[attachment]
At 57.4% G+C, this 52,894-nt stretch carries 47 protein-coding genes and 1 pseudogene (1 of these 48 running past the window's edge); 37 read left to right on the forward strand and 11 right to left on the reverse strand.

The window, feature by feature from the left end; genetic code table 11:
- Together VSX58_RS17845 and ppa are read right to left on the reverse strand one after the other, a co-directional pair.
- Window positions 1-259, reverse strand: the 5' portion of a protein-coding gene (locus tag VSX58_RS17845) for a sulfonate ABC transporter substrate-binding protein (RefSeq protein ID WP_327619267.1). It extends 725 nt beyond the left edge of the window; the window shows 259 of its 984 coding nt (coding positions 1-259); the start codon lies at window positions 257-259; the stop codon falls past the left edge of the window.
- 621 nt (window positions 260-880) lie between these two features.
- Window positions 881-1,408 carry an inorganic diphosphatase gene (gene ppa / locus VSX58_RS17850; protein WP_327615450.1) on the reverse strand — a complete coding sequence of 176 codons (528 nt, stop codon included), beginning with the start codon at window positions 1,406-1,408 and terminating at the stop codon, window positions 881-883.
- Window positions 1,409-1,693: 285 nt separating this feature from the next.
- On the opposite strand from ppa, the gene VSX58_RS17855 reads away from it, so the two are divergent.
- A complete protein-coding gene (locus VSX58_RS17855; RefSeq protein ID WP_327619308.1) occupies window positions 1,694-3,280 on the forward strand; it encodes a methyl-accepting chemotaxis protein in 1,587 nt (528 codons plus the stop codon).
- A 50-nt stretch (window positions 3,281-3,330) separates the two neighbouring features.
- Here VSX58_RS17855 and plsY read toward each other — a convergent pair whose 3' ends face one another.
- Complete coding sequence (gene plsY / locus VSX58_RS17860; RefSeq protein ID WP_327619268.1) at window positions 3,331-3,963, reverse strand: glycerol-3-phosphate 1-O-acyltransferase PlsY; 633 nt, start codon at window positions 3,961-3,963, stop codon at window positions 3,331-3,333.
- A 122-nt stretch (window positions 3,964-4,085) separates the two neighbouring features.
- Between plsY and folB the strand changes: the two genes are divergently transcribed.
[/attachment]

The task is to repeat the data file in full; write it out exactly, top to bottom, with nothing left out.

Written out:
At 57.4% G+C, this 52,894-nt stretch carries 47 protein-coding genes and 1 pseudogene (1 of these 48 running past the window's edge); 37 read left to right on the forward strand and 11 right to left on the reverse strand.

The window, feature by feature from the left end; genetic code table 11:
- Together VSX58_RS17845 and ppa are read right to left on the reverse strand one after the other, a co-directional pair.
- Window positions 1-259, reverse strand: the 5' portion of a protein-coding gene (locus tag VSX58_RS17845) for a sulfonate ABC transporter substrate-binding protein (RefSeq protein ID WP_327619267.1). It extends 725 nt beyond the left edge of the window; the window shows 259 of its 984 coding nt (coding positions 1-259); the start codon lies at window positions 257-259; the stop codon falls past the left edge of the window.
- 621 nt (window positions 260-880) lie between these two features.
- Window positions 881-1,408 carry an inorganic diphosphatase gene (gene ppa / locus VSX58_RS17850; protein WP_327615450.1) on the reverse strand — a complete coding sequence of 176 codons (528 nt, stop codon included), beginning with the start codon at window positions 1,406-1,408 and terminating at the stop codon, window positions 881-883.
- Window positions 1,409-1,693: 285 nt separating this feature from the next.
- On the opposite strand from ppa, the gene VSX58_RS17855 reads away from it, so the two are divergent.
- A complete protein-coding gene (locus VSX58_RS17855; RefSeq protein ID WP_327619308.1) occupies window positions 1,694-3,280 on the forward strand; it encodes a methyl-accepting chemotaxis protein in 1,587 nt (528 codons plus the stop codon).
- A 50-nt stretch (window positions 3,281-3,330) separates the two neighbouring features.
- Here VSX58_RS17855 and plsY read toward each other — a convergent pair whose 3' ends face one another.
- Complete coding sequence (gene plsY / locus VSX58_RS17860; RefSeq protein ID WP_327619268.1) at window positions 3,331-3,963, reverse strand: glycerol-3-phosphate 1-O-acyltransferase PlsY; 633 nt, start codon at window positions 3,961-3,963, stop codon at window positions 3,331-3,333.
- A 122-nt stretch (window positions 3,964-4,085) separates the two neighbouring features.
- Between plsY and folB the strand changes: the two genes are divergently transcribed.